The majority of digital ad spending is now on mobile – in fact, mobile is set to account for over 72% of all digital ad spending. While a lot of that spending may be pointed towards browser ads, a significant portion is going on in-app ads. This article will whiz through the basic process of in-app advertising, and highlight some key points to consider.
The in-app advertising process
First, marketers determine their demographic and messaging. Next, marketers determine their goals for the advertising campaign, including spend and goals. Goals range from brand awareness to driving specific actions.
At the same time, app developers and publishers need to determine how they’ll generate ad revenue and how ads fit into the app’s user experience. For example, banner ads can be included in an app fairly unobtrusively, but more immersive formats like video typically provide greater ad revenue. App publishers need to consider how ads affect app usage, while also maximizing earnings.
Back to the advertisers. Once a campaign is finalized, it’s entered into an ad network’s campaign management system. From there, an ad ops team will review the campaign to ensure it meets the ad network’s quality standards. Creatives and campaigns that don’t adhere to compliance standards, publisher preferences or existing laws will be rejected. When a campaign is approved by ad ops, it’s placed in a queue on the ad server until the right time.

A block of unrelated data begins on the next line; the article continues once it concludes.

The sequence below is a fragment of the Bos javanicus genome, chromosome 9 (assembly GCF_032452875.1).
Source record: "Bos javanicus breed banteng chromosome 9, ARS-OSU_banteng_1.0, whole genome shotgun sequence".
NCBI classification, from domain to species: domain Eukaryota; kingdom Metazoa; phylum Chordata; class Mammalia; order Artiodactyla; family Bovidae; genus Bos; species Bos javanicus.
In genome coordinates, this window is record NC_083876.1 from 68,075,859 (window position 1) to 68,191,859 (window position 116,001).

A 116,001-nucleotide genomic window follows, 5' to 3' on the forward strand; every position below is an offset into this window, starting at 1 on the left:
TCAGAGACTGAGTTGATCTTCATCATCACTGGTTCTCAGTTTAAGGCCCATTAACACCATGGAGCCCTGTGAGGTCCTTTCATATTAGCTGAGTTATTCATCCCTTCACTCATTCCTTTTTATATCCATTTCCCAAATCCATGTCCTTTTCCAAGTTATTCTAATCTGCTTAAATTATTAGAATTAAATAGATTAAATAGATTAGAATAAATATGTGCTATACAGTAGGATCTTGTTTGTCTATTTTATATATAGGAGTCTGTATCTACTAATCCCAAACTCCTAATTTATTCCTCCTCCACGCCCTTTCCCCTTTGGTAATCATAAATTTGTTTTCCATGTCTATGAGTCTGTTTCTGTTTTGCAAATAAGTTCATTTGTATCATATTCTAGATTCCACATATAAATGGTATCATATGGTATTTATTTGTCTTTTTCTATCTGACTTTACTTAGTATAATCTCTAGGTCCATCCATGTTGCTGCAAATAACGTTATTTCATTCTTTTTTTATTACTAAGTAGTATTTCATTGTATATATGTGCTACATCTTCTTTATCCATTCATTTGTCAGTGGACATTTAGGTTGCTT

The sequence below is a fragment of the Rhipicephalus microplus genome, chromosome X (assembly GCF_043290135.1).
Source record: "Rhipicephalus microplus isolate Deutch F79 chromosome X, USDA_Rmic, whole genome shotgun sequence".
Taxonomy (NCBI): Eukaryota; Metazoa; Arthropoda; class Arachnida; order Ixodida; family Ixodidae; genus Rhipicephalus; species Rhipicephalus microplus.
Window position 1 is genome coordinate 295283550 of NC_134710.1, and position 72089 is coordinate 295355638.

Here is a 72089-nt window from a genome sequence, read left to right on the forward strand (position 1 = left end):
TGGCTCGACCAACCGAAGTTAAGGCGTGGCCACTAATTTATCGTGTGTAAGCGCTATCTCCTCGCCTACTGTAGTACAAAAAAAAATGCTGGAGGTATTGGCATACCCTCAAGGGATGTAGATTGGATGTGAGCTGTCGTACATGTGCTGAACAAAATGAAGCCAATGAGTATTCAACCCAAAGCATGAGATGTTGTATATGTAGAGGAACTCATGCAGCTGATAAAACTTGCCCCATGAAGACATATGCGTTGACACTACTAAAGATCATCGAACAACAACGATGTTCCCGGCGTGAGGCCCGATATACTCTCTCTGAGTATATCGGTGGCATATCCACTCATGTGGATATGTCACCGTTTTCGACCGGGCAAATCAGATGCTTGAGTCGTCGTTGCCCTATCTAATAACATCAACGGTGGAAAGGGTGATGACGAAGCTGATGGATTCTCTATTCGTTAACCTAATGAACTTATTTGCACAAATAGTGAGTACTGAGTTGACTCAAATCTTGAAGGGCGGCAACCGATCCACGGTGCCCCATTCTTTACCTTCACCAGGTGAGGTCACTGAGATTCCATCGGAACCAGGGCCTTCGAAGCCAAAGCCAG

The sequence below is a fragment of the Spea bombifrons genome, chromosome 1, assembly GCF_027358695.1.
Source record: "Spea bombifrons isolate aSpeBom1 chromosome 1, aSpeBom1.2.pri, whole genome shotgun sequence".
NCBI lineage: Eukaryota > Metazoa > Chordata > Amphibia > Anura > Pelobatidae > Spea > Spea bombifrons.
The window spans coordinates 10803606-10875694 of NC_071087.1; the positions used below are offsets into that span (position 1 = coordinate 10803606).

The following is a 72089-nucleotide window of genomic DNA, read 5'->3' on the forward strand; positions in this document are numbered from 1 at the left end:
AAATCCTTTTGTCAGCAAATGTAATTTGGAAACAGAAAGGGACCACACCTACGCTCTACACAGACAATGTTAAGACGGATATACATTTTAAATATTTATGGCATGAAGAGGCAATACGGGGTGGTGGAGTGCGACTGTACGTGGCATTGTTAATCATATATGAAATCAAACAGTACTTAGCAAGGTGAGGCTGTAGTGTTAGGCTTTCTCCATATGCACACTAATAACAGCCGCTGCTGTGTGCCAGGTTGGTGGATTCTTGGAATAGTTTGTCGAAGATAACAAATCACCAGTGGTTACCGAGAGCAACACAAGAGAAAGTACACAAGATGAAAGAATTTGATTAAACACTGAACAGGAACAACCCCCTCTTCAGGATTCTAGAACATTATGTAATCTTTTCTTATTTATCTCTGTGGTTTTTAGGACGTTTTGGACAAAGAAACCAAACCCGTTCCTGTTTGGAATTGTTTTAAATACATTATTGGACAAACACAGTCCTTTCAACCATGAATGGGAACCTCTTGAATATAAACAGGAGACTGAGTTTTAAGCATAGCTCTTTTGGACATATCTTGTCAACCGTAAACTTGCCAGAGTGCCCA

When a user opens up an app, the ad network’s SDK highlights that a particular person is ready to have an ad served to them. Based on the data available from the SDK, the ad network determines the most relevant ad and the one which offers the greatest payout to the app publisher.
Once an ad is served, it’s rendered on the app and shown to the end user. The whole process takes around 200 milliseconds. It’s important to note, however, that just because a mobile ad is served doesn’t mean it’s rendered. In the time it takes for the SDK to present a potential ad opportunity, someone may have left the app environment or scrolled past the advertising opportunity window.
Finally, there’s the reporting and payout period, which occurs either during or after the campaign. This is where advertisers and their partners determine how the campaign performed, and how much they owe based on performance.
Mobile web advertising is different to mobile in-app advertising. How ads are displayed varies significantly between a browser-based environment and a mobile app environment.
Choose the right ad format for the goal and target app. Sometimes lighter ad formats like banners are easy to integrate, and a lot of apps have available inventory. In contrast, video ads and ads with interactive end cards are ideal for generating clicks.
Use more than one source of ads, and leverage ad networks. Many apps now use waterfalls, in which different ad networks, exchanges, etc. are called in a sequential, static order until all ad opportunities are fulfilled.